Dalit leaders’ role in community uplift

Arun Srivastava

On November 25, three mahadalit members of a family were brutally assassinated by upper caste goons in Jandaha. They were the father, mother and ten year old brother of a dalit girl. The goons owing allegiance to the upper caste people of the area nursed a lecherous desire to rape the girl. They forcibly entered into her house. When her parents fiercely resisted, the goons killed the three and also brutally thrashed the girl. She is fighting for life at the Patna Medical College and Hospital. The police of chief minister Nitish Kumar, who carved out mahadalit from the dalit on the plea of providing better opportunities and facilities to them for their empowerment, turned its face away and allowed them to carry on their terror.
It was really a coincidence that on November 27 when the news broke in Patna, the messiah of the dalit and ally of BJP, wedded to the cause of the feudal landed gentry, Ram Bilas Paswan was celebrating the foundation day of his dalit political force, LJP, in the state capital. He was not even aware that such nasty incident had taken place just some km away from his convention venue. Even his party’s dalit leader hailing from the area did not bother to put the news into his ears. This is the extent of aversion political leaders hold towards the dalits.
Even the local language and national newspapers published from Patna did not carry the news. This simply manifests how dalits and mahadalits in a consistent but planned manner are being forced to vacate the space for others, who have greater relevance for the urban middle class and the market forces. Uttar Pradesh, Rajasthan and Bihar lead the country in the number of cases of crimes against the dalits and mahadalits. In Gujarat too, the numbers of crimes against dalits jumped to 6,655 in 2015 from 1,130 in 2014.
Some time back, a 15-year-old mahadalit boy was allegedly burnt to death after his goats ate the paddy crop of an upper caste man at Mohanpur under Karakat police station in Bihar. In yet another incident, two persons, including an elderly Mahadalit man, were allegedly hacked to death in a village under Bhargama police station area in Bihar’s Araria district. The clash took place in Rahariya village over a piece of land with a lake between mahadalit people and some upper caste land owners.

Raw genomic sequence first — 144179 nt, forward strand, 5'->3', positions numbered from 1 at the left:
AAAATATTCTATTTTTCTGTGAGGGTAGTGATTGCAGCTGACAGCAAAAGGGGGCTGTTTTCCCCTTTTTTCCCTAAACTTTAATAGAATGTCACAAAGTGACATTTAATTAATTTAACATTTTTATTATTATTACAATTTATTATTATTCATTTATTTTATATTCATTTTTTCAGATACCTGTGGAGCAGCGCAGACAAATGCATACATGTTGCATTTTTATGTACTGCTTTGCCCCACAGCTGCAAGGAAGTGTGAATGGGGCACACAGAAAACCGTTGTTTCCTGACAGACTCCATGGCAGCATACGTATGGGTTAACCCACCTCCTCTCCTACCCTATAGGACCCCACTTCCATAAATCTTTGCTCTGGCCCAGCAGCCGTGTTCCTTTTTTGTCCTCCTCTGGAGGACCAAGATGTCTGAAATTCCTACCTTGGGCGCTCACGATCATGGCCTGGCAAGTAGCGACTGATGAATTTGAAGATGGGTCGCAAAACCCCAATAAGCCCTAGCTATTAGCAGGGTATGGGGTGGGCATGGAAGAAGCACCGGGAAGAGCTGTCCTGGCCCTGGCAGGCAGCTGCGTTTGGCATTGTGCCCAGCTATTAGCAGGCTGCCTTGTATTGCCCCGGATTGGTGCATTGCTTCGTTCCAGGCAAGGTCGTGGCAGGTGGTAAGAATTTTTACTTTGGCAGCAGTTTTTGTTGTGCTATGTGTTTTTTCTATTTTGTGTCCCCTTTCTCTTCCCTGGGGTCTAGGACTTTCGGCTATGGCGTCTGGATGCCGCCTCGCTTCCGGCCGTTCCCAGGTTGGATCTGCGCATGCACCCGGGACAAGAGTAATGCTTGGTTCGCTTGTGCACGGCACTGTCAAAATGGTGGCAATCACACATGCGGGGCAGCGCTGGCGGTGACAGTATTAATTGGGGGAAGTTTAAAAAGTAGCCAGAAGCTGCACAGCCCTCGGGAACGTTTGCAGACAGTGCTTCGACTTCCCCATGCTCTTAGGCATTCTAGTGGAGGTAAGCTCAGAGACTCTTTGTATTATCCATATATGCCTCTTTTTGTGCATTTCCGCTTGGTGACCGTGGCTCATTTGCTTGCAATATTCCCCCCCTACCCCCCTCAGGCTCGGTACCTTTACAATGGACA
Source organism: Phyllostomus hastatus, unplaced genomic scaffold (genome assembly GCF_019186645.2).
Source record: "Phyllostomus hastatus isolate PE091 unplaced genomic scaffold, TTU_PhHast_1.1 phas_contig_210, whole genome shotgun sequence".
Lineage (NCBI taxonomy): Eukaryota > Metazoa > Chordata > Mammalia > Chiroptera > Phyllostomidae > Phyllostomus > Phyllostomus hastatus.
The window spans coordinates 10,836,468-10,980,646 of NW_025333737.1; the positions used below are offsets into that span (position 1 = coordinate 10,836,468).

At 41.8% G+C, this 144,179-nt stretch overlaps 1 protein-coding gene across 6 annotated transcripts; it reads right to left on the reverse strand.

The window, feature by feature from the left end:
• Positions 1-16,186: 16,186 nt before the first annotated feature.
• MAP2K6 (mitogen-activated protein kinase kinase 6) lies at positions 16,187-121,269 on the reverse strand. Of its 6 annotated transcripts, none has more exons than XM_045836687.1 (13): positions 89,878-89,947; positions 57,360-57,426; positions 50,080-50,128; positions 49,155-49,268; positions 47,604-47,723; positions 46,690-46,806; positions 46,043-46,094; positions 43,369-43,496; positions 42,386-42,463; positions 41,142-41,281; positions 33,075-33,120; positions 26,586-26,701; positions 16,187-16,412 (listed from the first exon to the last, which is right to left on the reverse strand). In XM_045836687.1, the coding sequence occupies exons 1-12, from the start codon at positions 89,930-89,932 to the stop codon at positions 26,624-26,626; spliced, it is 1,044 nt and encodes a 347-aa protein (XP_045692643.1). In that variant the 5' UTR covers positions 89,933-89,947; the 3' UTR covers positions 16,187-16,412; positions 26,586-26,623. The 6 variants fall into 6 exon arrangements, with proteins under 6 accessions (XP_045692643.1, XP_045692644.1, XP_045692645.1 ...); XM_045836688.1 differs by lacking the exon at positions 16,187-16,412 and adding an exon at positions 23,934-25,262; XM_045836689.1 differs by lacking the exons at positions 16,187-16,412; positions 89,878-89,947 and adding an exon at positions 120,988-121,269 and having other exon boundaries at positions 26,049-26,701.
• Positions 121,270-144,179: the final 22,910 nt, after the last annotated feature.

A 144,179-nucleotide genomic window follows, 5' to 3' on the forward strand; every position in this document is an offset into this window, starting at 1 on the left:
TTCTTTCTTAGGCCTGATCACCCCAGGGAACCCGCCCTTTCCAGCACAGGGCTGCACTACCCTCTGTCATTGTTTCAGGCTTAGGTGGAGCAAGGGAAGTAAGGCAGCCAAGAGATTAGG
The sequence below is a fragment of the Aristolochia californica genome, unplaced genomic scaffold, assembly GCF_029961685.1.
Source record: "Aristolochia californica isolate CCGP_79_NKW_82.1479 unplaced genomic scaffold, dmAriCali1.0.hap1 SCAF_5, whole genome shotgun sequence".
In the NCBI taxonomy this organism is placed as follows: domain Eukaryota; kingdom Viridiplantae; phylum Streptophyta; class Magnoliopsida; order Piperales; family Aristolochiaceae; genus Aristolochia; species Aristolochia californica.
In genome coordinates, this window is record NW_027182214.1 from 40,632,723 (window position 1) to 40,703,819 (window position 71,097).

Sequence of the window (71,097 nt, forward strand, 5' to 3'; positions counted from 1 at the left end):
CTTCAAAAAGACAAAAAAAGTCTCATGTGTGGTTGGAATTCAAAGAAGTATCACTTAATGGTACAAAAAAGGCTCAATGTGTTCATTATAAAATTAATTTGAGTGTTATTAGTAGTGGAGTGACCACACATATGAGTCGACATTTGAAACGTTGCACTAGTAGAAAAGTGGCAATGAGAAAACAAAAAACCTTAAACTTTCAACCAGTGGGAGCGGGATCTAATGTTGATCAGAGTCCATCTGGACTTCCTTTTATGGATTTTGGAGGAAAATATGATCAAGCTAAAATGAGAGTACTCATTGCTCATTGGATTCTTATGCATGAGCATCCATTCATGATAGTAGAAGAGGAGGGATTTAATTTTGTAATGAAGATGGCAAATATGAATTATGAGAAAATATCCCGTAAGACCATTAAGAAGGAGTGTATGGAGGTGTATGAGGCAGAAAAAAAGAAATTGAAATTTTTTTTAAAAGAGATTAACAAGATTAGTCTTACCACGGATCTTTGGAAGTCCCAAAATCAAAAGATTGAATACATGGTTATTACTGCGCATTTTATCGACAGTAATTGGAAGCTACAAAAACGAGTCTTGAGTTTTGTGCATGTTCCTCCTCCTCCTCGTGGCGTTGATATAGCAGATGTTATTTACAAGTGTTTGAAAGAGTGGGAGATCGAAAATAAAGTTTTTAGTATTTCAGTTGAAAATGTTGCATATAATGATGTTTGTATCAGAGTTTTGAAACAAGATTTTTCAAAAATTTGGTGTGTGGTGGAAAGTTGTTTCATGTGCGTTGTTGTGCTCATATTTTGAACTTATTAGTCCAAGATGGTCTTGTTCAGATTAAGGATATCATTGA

The killings of the mahadalits or dalits in Bihar acquire significance as the state has thrown open the concept of social justice in public domain. It was expected that the reforms and globalization of the economy would have brought about some basic changes on the attitude of the feudal landed gentry. But unfortunately they are immune to any such transformation. On the contrary, these elements have become more assertive and aggressive, as shown by the violent incidents in Bihar, Uttar Pradesh and Gujarat.
Despite all the rhetoric about the welfare of dalits and the downtrodden, politicians treat these sections simply as a commodity that can be bought and used for winning elections. Their populist politics has made little material difference to the life of these people or their empowerment.
Issues concerning the dalits, poor and mahadalits have lost their relevance for the politicians and the political establishment of the country, except as a prospective vote bank, which the dalit leaders trade off for their own benefit. While the dalits continue to be an eyesore for the upper caste leaders, the dalit leadership too has failed to uphold their cause.
The high decibel growth led to a 12-fold increase in wealth for the richest 10% people since 2000, while for the poorest 10% the income jumped just three times, mainly due to the dismal record in new job creation. The Labour Bureau’s data underlined that only 1.35 lakh new jobs were created by the Narendra Modi government in 2015, lower than the previous UPA government.
In fact, the answer to these failures and poor performance could be traced in the apathetic and averse attitude and approach of the political system towards dalits and the proletariats. Unfortunately, the traditional dalit politicians have been pushing them towards reformist politics, which has created a new class amongst the dalits, keen to align with the upper castes and follow their political line. A general impression has been created that dalits have come above the poverty level.
It is an irony that the impact of globalization and reforms has been quite despicable on dalits. The lopsided growth has led to higher migration, with 35-40 million labourers, almost half of the casual labourers, outside agriculture. This owes to a fall in the proportion of cultivators and multiplying of the farm labourers since 1951. Shockingly, the political leaders have failed to do justice to them.
An insight into the recent lynching of the dalits by the RSS gau rakshaks (cow vigilante) clearly reveals that it is a strategy to suppress their voice forever. The killing of four dalits in Una in Gujarat, in fact, led to a new dalit uprising in the state, led by Jignesh Mevani. Apparently, this appeared like a protest against the government initially, but it has had much wider contours. Since the naxalbari movement, this was a concrete step towards politicization of the dalits after a long gap. Mevani has been trying to redefine the new dalit politics. The immediate impact of the movement could be realized from the fact that Congress has referred to a "special package" for dalits in the party’s Gujarat manifesto with "economic, social and legal guarantees" for the community. Party vice president Rahul Gandhi was also forced to declare; "Justice for the Una atrocity should not be your demand. It is a legal imperative. It is not a gift by any government, it is your right." (IPA)

Thursday, 7 December, 2017